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Author:  Michelle
E-mail:  not available
Date:  9/5/2004 10:15:00 AM
Subject:  RE: CYA & consistency
Message:  Dear Rabbi Abadi,

Another person wrote to Rabbi Abadi: "It is imperative that you be always say the same Halacha or else you lose all credibility." I once thought this way as well, and I would like to suggest that this is a common misconception in Judiasm that needs to be addressed. In that vein, I wish to share something that I have learned from many wise people around me: one must never regard consistency as the standard of a good Rav.

A halachic decision is something like a doctor's perscription--every decision must be tailored to the specific situation in which it is encountered.

I would never trust myself to perscribe my own medication for a specific illness, and I would never berate a doctor for being inconsistent when that doctor perscribed different treatments or dosages for people who had slightly different symptoms, health considerations, or life-situations.

Most people, when faced by a vexing medical problem, would go to the doctor, discuss the specific problem, along with all the details, and trust the doctor's extensive training and experience to determine the best treatment. Most people, after receiving that perscription, would not claim that THEIR perscription and dosage was the treatment for all similar illnesses in all people, and offer that perscription to their friends and family. That would be foolhardy and dangerous.

Asking a Rav for a halachic decision is similar to asking a doctor for a medical decision. One should provide the symptoms of the halachic situation, and all the details. One should not take a decision, based on particular circumstances, and apply it to everyone, or berate a rabbi who gave different treatments and doses to different people in different circumstances.

I was taught that if you asked someone second-hand what a Rav told them, and went by that decision, you may find yourself in violation of a law. Unless your situation is EXACTLY the same as the person for whom the decision was made, the decision cannot apply to you as well--and you can never know if there was some personal reason given to the Rav that the person has not told you about. Therefore, it is best to ask a Rav yourself, even if you think you might have a similar situation to the situation presented.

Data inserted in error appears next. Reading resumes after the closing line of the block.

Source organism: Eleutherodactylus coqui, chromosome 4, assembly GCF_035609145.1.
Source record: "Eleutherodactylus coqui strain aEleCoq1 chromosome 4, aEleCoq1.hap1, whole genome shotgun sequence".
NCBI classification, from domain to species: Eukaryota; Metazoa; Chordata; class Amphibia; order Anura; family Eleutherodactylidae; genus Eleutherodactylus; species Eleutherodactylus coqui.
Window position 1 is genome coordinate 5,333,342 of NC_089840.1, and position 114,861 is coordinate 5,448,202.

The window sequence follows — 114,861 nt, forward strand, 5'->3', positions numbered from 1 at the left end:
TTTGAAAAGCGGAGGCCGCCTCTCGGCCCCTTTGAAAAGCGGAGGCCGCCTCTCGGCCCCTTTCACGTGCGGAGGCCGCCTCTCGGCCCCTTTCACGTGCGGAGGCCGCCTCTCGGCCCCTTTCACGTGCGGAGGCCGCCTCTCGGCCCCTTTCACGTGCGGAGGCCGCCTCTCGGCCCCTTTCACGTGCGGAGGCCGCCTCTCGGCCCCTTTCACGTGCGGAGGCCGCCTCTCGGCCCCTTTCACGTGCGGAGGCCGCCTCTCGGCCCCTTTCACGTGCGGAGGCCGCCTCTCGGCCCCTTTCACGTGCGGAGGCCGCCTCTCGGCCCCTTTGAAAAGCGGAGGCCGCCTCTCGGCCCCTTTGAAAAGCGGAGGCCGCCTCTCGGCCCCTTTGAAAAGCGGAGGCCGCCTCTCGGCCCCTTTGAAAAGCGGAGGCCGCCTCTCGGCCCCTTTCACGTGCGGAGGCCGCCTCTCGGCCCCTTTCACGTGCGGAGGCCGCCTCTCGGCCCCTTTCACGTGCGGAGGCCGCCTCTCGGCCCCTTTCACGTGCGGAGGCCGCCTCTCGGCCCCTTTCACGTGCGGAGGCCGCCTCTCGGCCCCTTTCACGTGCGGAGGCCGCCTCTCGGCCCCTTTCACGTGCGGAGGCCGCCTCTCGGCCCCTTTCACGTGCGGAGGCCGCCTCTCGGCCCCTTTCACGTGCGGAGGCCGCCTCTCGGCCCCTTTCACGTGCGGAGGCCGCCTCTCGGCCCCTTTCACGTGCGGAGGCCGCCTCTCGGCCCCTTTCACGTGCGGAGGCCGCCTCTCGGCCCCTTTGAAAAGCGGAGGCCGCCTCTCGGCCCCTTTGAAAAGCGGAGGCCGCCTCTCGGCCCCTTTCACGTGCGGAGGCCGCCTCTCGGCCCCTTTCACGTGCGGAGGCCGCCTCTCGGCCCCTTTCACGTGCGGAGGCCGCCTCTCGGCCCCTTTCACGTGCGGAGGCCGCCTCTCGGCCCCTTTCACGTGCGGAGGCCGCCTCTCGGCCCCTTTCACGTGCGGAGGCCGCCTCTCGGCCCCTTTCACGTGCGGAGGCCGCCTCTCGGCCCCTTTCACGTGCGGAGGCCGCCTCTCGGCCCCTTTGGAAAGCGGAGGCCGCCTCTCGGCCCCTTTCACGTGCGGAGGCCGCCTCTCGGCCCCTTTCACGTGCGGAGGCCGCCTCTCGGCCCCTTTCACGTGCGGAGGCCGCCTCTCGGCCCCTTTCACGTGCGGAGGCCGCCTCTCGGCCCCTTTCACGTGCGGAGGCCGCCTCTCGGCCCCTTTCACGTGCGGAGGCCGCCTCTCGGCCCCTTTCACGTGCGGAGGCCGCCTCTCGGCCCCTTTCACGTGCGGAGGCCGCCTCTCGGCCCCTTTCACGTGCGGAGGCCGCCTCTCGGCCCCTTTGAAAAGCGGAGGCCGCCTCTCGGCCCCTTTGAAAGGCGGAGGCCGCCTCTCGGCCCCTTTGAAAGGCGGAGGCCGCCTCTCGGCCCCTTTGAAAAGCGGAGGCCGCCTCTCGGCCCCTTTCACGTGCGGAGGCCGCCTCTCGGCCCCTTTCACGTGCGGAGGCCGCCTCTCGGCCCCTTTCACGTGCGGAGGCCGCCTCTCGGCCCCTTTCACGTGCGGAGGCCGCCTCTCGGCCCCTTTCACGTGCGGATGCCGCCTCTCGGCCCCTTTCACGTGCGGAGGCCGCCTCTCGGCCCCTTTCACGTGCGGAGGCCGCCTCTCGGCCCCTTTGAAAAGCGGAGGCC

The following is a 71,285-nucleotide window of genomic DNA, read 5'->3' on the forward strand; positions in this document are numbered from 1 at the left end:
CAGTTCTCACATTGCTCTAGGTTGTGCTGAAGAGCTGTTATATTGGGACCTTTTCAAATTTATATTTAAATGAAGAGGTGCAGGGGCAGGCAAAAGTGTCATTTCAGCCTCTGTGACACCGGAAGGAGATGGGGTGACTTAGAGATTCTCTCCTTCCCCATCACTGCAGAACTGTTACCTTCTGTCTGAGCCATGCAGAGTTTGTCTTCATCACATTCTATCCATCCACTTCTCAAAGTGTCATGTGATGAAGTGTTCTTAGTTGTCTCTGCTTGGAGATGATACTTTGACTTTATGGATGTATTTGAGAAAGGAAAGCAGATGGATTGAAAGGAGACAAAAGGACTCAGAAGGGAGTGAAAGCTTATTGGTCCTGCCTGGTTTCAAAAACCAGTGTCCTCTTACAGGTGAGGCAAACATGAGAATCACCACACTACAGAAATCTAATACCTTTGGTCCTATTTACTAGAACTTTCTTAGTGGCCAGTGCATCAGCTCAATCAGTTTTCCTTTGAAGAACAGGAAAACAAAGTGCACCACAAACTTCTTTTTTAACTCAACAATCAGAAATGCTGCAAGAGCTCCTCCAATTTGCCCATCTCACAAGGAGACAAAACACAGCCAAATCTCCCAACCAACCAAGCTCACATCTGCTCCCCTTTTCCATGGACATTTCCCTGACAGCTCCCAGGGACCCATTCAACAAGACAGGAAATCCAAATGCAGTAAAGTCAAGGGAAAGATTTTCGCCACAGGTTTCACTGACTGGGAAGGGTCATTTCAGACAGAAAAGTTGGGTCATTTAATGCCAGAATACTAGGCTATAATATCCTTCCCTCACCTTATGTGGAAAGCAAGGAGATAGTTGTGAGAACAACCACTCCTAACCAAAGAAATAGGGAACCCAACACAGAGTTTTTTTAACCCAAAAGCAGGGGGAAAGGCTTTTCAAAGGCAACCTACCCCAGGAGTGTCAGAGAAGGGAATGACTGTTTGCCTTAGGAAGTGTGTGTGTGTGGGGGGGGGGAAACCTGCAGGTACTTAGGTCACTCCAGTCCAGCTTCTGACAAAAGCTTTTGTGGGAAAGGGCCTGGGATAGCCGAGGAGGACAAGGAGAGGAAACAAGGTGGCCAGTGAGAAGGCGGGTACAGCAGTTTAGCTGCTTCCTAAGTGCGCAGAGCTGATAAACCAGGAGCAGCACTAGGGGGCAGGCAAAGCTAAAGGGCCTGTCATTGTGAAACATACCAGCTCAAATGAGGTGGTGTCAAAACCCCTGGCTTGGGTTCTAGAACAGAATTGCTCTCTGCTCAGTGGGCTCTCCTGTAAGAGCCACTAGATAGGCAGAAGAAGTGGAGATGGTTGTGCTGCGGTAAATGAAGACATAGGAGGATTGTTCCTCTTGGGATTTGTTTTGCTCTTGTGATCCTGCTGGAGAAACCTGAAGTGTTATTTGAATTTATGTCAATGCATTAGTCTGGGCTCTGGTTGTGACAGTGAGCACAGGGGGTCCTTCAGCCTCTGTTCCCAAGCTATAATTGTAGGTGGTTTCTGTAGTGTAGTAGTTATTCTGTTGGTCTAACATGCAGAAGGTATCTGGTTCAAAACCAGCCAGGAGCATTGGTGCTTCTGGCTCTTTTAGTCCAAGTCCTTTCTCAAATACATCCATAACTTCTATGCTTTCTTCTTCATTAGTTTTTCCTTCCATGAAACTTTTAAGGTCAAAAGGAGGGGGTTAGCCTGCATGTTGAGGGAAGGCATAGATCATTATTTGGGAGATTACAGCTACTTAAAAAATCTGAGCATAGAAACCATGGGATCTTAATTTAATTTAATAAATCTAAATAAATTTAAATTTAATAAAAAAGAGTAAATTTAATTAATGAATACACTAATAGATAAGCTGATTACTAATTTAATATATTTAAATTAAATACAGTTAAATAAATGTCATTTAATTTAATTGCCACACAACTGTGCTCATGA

If consistency was the rule for applying halacha, then we could all just open a book and make decisions: but it isnt' that simple!!

Ravs are SPECIFICALLY TRAINED to know how to apply rules in different given situations. This is not inconsistent, this is Torah. G-d cares for each of us individually, understands individual differences, and has made the information available for how to determine individual situations within the halacha. Those few who understand how to make individualized halachic decisions have dedicated their lives to the constant study of G-d's laws. That is why a Rav that one can trust is a REQUIRED aspect of one's religious life.

This is not a "do it yourself" religion. We need guidance, training, advice, and help from those with the understanding, dedication, and experience required to understand Torah in all it's aspects.

Just my two-cents worth! I hope it was helpful to others to share the knowledge I have gained from the many wise people around me.

Michelle




   
Reply:  Well said, Thank you
CYA


...and I will add that there wasn't a Rabbi in the Talmud or any other qualified Rabbi that didn't change his opinion periodically. Otherwise, there wouldn't be a need to continue learning every day....
It's in the Talmud hundreds of times...
AA

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